User Testing FAQs

The User Testing FAQ page answers common questions about user testing practices and tools.

Here are answers to some frequently asked questions that I receive about user testing:

What is SUS and why should I integrate it into my user test?

SUS or System Usability Scale is a questionnaire that measures user perception of satisfaction and usability of a product or service. The SUS questionnaire consists of standardized questions about how easy-to-use a system is. The SUS number can be benchmarked against other companies and industries. Integrating SUS into your user test can help measure the effectiveness of your product and improve its overall usability.

How do I find and recruit participants for user testing?

To find participants for user testing, you can start by simply asking existing customers or recruiting from representative users if you have access to them. Another way is to post a request on your social media channels and target social media channels that your potential users are likely to be on. You can also outsource the recruiting process to a recruiter, who can screen, schedule, and remind participants about their test appointment, and handle additional administrative duties such as administering incentives for participants (i.e. gifts or money), and in some cases travel/parking expenses.

How many tasks should I include in my user test?

You should limit your user test to 6 to 12 tasks due to time constraints and users’ mental exhaustion. This varies based on the device being used (desktop, mobile, etc.).

How many participants are needed in a user test?

As a rule of thumb, test with at least five users. Always recruit at least one more participant than you need, just in case one person cancels. According to usability expert Jakob Nielsen, testing with five users will catch 85% of the usability issues. To catch the remaining 15% of issues, you can test with 15 users.

At what points in my project should I conduct user tests?

Testing should be done throughout every stage of the product’s design, and continue to be done after the product launches. Products do not have to be complete to be tested. Testing can be done on the entire product or on just a few select screens. Testing can be done on a live site or a test site. Products being tested can be in draft form such as paper sketches, wireframes, or HTML prototypes.

What is the standard structure for scenarios and tasks?

During the user test, you will have several tasks that you want to target to attempt to complete. Each task should follow a standard structure, including setting context, providing the user with a specific task, and following up by asking a question to gauge the user’s experience. For example, to learn how well a person was able to navigate to a type of product, you could have them start on the home page and say, “You are here to buy a fire alarm. Where would you go to do that?”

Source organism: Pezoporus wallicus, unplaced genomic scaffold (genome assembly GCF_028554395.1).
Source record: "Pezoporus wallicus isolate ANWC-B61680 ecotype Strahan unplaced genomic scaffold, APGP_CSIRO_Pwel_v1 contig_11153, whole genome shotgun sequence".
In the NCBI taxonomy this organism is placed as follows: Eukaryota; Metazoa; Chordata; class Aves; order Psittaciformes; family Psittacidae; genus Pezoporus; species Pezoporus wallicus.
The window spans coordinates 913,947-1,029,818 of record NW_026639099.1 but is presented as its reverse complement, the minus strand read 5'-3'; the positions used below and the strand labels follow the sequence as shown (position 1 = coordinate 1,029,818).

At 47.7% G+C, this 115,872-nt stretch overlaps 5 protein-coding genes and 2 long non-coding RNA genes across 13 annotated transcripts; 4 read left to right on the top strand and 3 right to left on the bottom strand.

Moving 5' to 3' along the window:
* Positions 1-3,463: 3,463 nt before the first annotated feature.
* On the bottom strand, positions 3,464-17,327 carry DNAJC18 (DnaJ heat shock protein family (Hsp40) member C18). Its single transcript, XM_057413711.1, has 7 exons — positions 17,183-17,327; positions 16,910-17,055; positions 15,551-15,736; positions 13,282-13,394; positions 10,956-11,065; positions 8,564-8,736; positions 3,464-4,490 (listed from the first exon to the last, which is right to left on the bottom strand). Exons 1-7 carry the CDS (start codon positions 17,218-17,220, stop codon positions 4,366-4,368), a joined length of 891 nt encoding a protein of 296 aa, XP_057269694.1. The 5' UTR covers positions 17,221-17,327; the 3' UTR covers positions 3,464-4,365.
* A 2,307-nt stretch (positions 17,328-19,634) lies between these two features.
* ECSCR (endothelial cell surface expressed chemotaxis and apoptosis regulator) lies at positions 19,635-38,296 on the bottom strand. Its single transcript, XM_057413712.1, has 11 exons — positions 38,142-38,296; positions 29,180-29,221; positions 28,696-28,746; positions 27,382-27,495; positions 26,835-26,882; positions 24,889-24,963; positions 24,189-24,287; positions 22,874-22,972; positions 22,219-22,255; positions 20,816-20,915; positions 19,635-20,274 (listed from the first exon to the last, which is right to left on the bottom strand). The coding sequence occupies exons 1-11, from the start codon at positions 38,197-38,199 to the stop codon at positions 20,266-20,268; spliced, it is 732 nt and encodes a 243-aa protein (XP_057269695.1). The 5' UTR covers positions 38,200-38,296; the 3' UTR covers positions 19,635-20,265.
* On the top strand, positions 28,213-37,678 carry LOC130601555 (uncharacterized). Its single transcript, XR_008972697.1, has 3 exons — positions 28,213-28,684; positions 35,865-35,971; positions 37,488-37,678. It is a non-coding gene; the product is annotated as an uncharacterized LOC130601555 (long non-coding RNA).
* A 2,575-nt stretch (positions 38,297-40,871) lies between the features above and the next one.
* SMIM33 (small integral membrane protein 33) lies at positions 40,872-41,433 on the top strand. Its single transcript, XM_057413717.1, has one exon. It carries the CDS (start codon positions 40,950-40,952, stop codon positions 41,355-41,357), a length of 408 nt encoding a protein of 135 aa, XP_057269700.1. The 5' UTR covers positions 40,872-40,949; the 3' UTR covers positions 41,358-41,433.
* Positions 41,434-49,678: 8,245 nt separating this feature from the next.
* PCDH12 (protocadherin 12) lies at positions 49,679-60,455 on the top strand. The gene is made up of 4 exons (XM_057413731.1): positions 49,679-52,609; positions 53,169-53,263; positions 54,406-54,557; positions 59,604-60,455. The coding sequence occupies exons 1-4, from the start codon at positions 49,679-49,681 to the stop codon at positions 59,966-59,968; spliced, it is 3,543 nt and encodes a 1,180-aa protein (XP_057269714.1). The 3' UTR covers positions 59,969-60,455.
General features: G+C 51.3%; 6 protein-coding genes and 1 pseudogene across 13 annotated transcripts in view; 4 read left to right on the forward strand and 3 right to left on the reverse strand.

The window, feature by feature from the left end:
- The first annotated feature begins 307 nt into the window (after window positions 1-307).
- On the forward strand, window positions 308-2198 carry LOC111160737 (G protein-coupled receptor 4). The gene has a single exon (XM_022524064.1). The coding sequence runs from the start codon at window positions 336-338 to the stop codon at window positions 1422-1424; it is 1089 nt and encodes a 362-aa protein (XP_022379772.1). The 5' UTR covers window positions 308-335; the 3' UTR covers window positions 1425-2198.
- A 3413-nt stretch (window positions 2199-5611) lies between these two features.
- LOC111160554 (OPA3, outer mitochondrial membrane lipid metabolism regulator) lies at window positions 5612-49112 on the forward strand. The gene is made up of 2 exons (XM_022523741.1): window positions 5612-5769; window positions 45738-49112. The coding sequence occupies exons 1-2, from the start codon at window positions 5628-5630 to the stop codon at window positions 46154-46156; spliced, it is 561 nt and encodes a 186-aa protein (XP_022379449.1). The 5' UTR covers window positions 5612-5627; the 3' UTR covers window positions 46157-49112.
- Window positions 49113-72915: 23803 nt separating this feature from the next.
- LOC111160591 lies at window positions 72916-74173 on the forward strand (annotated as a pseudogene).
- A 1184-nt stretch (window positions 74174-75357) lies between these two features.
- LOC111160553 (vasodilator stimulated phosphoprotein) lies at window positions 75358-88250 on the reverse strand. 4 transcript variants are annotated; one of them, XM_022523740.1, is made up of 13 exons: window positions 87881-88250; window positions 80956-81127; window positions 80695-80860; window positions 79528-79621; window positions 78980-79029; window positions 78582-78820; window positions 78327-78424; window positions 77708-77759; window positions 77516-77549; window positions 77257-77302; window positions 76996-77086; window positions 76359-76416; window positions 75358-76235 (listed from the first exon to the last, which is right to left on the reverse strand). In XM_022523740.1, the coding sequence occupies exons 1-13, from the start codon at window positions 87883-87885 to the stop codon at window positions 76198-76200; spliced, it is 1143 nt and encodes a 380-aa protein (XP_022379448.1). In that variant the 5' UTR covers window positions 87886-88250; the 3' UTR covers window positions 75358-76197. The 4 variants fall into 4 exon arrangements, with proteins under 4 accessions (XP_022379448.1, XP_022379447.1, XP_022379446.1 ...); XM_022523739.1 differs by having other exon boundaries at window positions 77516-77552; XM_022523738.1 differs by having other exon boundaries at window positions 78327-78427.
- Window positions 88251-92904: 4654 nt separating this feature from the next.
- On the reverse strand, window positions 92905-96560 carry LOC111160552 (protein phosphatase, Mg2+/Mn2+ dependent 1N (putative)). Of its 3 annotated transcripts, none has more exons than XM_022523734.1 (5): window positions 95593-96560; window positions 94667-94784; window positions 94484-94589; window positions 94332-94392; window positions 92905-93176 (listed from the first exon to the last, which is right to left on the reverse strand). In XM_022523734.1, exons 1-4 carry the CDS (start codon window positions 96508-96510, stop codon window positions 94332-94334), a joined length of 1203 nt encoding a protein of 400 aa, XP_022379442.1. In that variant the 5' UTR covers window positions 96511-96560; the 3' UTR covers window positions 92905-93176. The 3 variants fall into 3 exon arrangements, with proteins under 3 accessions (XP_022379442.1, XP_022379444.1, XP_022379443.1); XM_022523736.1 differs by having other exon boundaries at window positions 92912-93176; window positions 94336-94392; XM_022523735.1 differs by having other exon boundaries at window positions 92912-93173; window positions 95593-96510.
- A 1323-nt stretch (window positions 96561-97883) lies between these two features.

How do I prepare for things that might go wrong?

Prepare for things to go wrong (and something always does). Consider the following:

  • Some participants will be a few minutes late. If they are, but you still want to use them, what are the lowest priority tasks or questions that you will cut out?
  • The prototype software could stop working or have a bug. Try to have a backup – such as paper screenshots – if you think this is a possibility.
  • In a remote study, some participants will have difficulty using the video conferencing tool. Know in advance how the screen looks to them, what they should do, and common things that can go wrong so you can guide them through the

Can I use internal stakeholders as users?

It is not recommended to use internal stakeholders as test participants. It is important to select users who represent your actual user base to ensure that the feedback received is relevant and accurate. While internal stakeholders may provide valuable insights into what your users might value, they are not actual users and may miss important insights. However, if business stakeholders want to be involved in the testing process, pilot tests can be a great opportunity to include them.

What is the difference between user testing and usability testing?

In this resource, we use the terms usability testing and user testing interchangeably because the process is similar and they are often done at the same time. However, the goals of these two types of testing are different. Usability testing aims to identify critical problems that prevent users from completing tasks or achieving their goals with the product. On the other hand, user testing aims to understand whether the user needs the product and if it provides value to them. By conducting both types of testing, you can gain a comprehensive understanding of how users interact with your product and how you can improve their experience.


My Name is Tiffany Britt...

…and I am on a mission to make the web human again. 

20 years ago when I started my career in UX and technology, I was energized by the web’s ability to connect people and foster closer relationships. However, as technology advances, we seem to be drifting further apart. Our digital experiences have lost their human touch and the digital teams building the experiences are often disconnected from end users.

But I still believe that we can infuse humanity into every pixel, every interaction, and reshape the digital landscape for the better. That’s why I have created this website.  Drawing from my expertise in developing multi-million dollar digital products for Fortune 100 companies, I share my knowledge about building more engaging digital experiences and building thriving digital teams.

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